- China’s Zero-Covid policy causes the Chinese economy to stagnate, face production difficulties, and break supply chains.
- To ease economic difficulties, recently, on Monday, Shanghai announced a plan to ease its strict lockdown policy.
- The announcement comes more than a week after Shanghai fell into a citywide lockdown.
China market weakens
China’s Zero-Covid policy initially showed positive signs when it helped the country reduce the number of new cases to the lowest level. However, this is a “double-edged sword” when it causes the Chinese economy to stagnate, production difficulties, and break supply chains.
Financial markets on Monday reflected concerns about the impact of the restrictions policy, which are already enforced in many Chinese cities. China’s market-leading electric car maker Nio dropped its spot on Monday as traders weighed the impact of severe supply chain disruptions. Shares of Nio fell 8% in Hong Kong after the company said last week that suppliers in Shanghai, Jiangsu province and northern Jilin had reduced productivity and would delay deliveries.
Additionally, mainland China’s Hang Seng China Enterprises stock index fell nearly 4% and China’s CSI 300 index of Shanghai and Shenzhen listed stocks fell more than 3%. Inflation data released on Monday showed consumer prices up nearly 1% from a year ago, mainly due to soaring fuel and food costs.
As one of China’s largest industrial and financial centers, a long-term lockdown of Shanghai would have serious consequences. The city is economically important to both China’s domestic economy and trade with the rest of the world.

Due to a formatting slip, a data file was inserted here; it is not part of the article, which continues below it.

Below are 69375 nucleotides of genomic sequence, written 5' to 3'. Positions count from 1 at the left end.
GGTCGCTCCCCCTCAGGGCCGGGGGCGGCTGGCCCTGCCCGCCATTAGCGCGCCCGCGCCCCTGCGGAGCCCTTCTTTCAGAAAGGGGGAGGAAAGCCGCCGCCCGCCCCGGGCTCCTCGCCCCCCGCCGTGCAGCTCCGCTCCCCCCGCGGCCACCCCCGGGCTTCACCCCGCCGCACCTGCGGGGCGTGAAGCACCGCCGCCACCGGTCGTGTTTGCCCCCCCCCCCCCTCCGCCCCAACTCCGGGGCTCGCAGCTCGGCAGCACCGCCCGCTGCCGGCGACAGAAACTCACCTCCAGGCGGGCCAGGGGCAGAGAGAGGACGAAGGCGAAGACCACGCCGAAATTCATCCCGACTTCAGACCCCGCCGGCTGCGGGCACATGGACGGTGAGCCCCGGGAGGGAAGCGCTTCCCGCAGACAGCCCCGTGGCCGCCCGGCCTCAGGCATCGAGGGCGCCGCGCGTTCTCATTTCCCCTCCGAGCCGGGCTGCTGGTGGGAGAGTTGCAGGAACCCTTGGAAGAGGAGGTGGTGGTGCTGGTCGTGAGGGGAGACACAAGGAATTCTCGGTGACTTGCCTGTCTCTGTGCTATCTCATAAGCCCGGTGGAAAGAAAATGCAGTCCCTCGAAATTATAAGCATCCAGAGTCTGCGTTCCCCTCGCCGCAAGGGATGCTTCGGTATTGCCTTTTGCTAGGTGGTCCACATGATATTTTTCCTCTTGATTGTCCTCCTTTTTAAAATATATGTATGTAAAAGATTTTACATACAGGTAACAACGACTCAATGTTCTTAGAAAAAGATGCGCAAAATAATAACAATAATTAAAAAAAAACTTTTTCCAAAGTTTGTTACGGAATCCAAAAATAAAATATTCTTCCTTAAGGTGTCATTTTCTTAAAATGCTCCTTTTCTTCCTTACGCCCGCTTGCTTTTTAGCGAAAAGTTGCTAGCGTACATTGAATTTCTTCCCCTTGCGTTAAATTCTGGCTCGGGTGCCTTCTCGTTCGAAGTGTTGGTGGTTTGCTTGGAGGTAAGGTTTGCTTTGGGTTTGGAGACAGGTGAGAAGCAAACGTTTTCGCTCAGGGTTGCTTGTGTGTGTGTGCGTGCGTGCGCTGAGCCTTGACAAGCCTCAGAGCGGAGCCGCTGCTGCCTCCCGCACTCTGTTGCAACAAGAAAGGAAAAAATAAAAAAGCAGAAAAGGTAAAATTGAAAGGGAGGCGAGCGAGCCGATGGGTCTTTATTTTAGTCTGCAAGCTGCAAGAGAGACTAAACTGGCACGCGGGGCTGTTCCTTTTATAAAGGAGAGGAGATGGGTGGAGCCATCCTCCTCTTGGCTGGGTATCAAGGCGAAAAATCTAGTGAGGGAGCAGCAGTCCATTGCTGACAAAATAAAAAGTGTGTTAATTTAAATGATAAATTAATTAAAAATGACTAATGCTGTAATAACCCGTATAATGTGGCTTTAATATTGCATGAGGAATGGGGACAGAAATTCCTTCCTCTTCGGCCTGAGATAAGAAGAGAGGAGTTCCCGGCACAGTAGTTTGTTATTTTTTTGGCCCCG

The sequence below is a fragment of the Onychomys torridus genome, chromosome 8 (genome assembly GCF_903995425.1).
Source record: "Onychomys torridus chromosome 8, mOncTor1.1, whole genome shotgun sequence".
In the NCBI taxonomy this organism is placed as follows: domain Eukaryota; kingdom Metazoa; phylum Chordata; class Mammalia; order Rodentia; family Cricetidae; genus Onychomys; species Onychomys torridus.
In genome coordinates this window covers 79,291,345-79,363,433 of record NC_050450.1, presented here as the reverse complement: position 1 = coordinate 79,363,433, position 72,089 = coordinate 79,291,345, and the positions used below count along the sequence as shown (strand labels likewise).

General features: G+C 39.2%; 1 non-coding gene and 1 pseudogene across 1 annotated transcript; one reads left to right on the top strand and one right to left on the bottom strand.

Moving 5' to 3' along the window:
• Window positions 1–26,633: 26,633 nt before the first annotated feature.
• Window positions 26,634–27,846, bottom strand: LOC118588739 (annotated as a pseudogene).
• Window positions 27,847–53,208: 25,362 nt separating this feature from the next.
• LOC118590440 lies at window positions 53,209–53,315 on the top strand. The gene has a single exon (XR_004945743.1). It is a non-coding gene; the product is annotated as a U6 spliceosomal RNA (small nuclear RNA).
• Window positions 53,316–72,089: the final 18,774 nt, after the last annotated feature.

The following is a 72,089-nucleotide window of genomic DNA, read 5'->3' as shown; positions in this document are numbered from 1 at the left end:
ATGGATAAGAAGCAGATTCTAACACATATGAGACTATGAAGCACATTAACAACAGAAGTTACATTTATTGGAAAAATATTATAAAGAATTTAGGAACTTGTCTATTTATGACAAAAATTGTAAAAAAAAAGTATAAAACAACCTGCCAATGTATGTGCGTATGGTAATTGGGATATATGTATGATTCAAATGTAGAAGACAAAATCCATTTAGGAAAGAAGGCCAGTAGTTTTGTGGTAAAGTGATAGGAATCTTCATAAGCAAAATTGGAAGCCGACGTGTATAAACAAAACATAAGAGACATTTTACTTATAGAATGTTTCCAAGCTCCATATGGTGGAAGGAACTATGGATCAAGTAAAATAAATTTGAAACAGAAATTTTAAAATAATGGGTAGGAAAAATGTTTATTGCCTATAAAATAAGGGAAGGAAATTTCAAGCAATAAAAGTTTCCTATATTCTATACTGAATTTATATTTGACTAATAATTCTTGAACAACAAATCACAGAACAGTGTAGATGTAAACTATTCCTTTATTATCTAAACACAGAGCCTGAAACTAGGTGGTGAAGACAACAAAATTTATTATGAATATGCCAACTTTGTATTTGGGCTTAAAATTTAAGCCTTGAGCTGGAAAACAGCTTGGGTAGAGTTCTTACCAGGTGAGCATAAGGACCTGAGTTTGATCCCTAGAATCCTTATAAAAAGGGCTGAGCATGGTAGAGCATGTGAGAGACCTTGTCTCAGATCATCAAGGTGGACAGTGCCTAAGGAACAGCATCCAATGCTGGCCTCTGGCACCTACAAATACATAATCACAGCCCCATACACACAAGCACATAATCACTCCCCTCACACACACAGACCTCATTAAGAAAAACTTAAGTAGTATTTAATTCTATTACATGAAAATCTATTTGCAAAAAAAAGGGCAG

Disruptions to China’s supply chains have increased after Shanghai was completely shut down this month, exacerbating transport and logistics strains as strict measures have brought activity in China to a standstill.
To ease economic difficulties, recently, on Monday, Shanghai announced a plan to ease its strict lockdown policy. Authorities in Shanghai have come up with a detailed plan to lift restrictions in residential areas, despite the continued increase in Covid-19 cases in the city.
Accordingly, the city will classify residential units into 3 levels of risk, areas that do not record new cases within a period of two weeks will be lifted lockdown and people can move and live normally. Shanghai will continue to adjust flexibly with the new declaration and minimize the impact of the lockdown on people.
The announcement comes more than a week after Shanghai fell into a citywide lockdown. However, much of the city remains under lockdown, leading to fierce complaints about access to food and medicine from residents. Shanghai accounts for the majority of the total number of new infections in China, equivalent to nearly 27,000 cases in just 24 hours in the past 10 days.